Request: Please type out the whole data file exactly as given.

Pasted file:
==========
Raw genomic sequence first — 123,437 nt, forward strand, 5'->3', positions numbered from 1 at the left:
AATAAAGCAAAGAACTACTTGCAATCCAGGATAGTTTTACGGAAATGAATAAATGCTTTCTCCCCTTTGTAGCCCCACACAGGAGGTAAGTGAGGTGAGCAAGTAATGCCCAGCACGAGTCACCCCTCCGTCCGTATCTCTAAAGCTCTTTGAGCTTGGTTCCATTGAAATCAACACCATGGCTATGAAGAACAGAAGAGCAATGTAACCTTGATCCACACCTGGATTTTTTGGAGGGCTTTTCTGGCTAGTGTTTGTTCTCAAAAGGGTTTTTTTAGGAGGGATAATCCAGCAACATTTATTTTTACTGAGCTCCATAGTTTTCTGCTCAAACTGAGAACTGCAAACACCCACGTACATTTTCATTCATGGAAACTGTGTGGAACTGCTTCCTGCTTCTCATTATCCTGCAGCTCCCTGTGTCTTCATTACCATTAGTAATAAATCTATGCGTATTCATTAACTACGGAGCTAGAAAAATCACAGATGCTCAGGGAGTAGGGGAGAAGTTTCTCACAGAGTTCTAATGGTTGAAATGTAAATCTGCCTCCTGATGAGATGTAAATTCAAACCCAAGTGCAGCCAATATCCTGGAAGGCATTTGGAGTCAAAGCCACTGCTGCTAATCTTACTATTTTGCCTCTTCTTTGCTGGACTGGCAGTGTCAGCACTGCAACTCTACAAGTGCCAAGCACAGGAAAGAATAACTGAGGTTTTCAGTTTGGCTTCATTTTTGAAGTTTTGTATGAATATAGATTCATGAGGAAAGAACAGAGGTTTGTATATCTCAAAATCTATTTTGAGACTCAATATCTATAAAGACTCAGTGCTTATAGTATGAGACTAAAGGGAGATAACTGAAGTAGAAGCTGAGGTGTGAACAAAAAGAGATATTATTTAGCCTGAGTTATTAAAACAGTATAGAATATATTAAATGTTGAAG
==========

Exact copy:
Raw genomic sequence first — 123,437 nt, forward strand, 5'->3', positions numbered from 1 at the left:
AATAAAGCAAAGAACTACTTGCAATCCAGGATAGTTTTACGGAAATGAATAAATGCTTTCTCCCCTTTGTAGCCCCACACAGGAGGTAAGTGAGGTGAGCAAGTAATGCCCAGCACGAGTCACCCCTCCGTCCGTATCTCTAAAGCTCTTTGAGCTTGGTTCCATTGAAATCAACACCATGGCTATGAAGAACAGAAGAGCAATGTAACCTTGATCCACACCTGGATTTTTTGGAGGGCTTTTCTGGCTAGTGTTTGTTCTCAAAAGGGTTTTTTTAGGAGGGATAATCCAGCAACATTTATTTTTACTGAGCTCCATAGTTTTCTGCTCAAACTGAGAACTGCAAACACCCACGTACATTTTCATTCATGGAAACTGTGTGGAACTGCTTCCTGCTTCTCATTATCCTGCAGCTCCCTGTGTCTTCATTACCATTAGTAATAAATCTATGCGTATTCATTAACTACGGAGCTAGAAAAATCACAGATGCTCAGGGAGTAGGGGAGAAGTTTCTCACAGAGTTCTAATGGTTGAAATGTAAATCTGCCTCCTGATGAGATGTAAATTCAAACCCAAGTGCAGCCAATATCCTGGAAGGCATTTGGAGTCAAAGCCACTGCTGCTAATCTTACTATTTTGCCTCTTCTTTGCTGGACTGGCAGTGTCAGCACTGCAACTCTACAAGTGCCAAGCACAGGAAAGAATAACTGAGGTTTTCAGTTTGGCTTCATTTTTGAAGTTTTGTATGAATATAGATTCATGAGGAAAGAACAGAGGTTTGTATATCTCAAAATCTATTTTGAGACTCAATATCTATAAAGACTCAGTGCTTATAGTATGAGACTAAAGGGAGATAACTGAAGTAGAAGCTGAGGTGTGAACAAAAAGAGATATTATTTAGCCTGAGTTATTAAAACAGTATAGAATATATTAAATGTTGAAG